According to Parkinson’s News Today, an intestinal gel comprised of levodopa and carbidopa (LCIG) is able to lower the amount of time that Parkinson’s patients spend in off episodes. These off episodes are periods in which symptoms return, as the treatment has worn off before the next dosage. The majority of patients experienced about three hours of off periods every day before being treated with LCIG.
About Parkinson’s Disease
Parkinson’s disease is a progressive disorder that affects the central nervous system (CNS). It is characterized by its effect on movement through five different stages. As the disease progresses, severity increases.
- Stage one is characterized by subtle tremors on one side of the body.
- In stage two symptoms are more noticeable, with tremors and rigidity on both sides of the body.
- Stage three brings loss of balance and slow movement.
- Stage four makes it impossible for one to live independently.
- Stage five is the most severe, as patients cannot stand or walk. Hallucinations and delusions are common symptoms of this stage.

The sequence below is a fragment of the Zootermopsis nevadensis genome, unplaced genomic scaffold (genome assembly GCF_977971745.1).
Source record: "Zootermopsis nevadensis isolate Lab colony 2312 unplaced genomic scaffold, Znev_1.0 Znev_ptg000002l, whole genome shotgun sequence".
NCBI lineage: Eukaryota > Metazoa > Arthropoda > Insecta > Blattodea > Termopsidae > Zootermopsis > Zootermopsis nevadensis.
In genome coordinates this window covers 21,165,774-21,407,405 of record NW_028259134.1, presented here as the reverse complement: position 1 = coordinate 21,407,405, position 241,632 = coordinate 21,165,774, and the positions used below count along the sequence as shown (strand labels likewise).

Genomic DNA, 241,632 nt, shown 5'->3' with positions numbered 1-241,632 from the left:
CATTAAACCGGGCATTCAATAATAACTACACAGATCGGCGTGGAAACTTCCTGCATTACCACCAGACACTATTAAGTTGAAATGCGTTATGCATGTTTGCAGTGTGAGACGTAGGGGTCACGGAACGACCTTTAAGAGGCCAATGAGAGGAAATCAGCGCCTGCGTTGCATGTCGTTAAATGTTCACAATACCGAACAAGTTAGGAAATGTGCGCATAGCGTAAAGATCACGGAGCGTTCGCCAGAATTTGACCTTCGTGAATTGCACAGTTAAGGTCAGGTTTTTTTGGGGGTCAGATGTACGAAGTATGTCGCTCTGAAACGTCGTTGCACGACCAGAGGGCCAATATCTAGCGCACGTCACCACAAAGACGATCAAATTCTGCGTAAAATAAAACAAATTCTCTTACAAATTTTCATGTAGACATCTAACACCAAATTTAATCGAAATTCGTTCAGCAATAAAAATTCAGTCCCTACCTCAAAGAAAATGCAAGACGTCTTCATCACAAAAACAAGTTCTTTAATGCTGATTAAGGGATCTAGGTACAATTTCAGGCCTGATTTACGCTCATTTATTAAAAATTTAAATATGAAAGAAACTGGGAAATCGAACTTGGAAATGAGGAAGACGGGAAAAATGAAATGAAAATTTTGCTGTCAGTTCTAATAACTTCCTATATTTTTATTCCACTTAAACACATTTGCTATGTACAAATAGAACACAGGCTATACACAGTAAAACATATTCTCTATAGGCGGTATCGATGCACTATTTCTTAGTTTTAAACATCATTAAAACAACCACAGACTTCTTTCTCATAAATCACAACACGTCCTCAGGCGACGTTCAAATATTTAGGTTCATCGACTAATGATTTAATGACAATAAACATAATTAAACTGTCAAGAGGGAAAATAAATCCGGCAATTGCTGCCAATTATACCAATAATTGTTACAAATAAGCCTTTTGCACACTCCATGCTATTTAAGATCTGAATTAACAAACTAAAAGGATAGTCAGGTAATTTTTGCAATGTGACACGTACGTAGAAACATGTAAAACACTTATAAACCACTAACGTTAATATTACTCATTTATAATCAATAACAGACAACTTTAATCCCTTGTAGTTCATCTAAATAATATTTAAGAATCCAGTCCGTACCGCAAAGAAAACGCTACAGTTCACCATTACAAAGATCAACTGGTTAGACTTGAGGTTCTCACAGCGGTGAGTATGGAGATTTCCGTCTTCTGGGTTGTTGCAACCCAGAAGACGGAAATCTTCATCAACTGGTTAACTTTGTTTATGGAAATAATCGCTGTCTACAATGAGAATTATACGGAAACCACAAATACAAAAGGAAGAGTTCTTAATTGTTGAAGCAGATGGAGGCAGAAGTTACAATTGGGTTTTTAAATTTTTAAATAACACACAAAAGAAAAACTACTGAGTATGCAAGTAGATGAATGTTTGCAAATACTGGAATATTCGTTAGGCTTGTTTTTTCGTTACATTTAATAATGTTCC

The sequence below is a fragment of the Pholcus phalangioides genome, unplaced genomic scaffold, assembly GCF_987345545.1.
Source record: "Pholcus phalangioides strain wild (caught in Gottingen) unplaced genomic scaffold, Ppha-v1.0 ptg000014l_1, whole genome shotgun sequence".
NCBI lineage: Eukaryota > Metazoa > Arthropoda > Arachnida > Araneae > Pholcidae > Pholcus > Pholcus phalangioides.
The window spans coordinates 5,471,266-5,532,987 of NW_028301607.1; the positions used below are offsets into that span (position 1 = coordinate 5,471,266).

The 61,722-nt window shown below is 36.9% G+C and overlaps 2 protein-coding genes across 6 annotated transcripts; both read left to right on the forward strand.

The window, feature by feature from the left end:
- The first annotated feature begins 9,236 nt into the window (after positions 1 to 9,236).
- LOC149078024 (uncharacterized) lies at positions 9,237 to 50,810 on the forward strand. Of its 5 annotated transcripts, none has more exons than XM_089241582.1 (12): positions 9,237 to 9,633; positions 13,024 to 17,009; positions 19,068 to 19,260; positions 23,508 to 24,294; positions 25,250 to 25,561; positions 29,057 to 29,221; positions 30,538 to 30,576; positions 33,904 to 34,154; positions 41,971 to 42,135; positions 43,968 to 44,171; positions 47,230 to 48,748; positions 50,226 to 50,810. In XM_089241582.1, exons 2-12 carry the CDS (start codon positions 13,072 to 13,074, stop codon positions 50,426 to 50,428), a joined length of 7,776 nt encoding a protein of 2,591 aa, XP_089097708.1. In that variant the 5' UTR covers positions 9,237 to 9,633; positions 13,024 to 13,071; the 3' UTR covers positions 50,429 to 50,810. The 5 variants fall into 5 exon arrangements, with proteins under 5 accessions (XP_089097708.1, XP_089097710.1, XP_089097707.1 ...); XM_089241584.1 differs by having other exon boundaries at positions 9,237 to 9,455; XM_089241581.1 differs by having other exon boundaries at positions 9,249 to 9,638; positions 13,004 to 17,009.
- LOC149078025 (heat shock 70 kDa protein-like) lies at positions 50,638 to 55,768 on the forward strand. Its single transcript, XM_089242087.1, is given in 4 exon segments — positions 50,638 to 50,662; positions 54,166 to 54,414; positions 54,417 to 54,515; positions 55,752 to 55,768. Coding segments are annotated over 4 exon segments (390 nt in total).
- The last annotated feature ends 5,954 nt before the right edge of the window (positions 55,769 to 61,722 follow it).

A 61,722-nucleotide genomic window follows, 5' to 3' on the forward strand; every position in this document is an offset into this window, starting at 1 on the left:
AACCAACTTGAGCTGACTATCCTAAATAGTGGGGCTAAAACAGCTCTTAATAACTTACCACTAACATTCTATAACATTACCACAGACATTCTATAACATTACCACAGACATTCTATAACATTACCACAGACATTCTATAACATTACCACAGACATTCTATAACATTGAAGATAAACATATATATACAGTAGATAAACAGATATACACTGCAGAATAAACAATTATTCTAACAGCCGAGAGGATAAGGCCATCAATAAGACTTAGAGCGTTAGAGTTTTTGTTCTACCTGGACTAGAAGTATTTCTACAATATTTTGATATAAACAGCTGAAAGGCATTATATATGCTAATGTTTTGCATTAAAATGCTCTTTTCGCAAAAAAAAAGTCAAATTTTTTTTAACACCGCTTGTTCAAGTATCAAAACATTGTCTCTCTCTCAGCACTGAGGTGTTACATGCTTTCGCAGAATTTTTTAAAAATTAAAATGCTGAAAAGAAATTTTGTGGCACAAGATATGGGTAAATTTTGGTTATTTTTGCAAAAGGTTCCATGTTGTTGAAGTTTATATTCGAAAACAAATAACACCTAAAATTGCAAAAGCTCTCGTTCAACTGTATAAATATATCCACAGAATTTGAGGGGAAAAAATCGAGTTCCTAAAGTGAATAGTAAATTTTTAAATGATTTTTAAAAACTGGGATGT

Parkinson’s disease occurs due to the death of motor neurons, some of which produce dopamine. Dopamine is important in the transmittance of messages to the muscles from the brain, so the loss of dopamine results in the loss of motor functions. Abnormal brain activity occurs when these neurons are lost. Doctors do not know why these motor neurons die, but they do suspect a few factors that play a role, such as genetics, environmental factors like toxins, and Lewy bodies.
LCIG intends to target the symptom fluctuation that many Parkinson’s patients experience when they are treated with levodopa-based therapies. It is infused through a plastic tube into the upper intestine with the help of a portable pump. Later stage patients have access to this treatment in both the United States and European Union.
A study conducted by AbbVie, the creator, and the Universities of Innsbruck and Padua was published in Frontiers in Neurology. It utilized patient data from the GLORIA registry and aimed to discover which patients would find the most benefit from LCIG.
375 patients’ data was on the registry, but only 152 reported the effectiveness of LCIG at the beginning and end of their treatment. Of those 152, 131 saw episodes decrease by a minimum of one hour. An even more encouraging statistic found that 64% saw a reduction of at least three hours. While there were robust and weaker responders, a majority of participants saw a reduction in off periods.
This data is encouraging, as it proves that LCIG has the ability to improve the quality of life for Parkinson’s patients.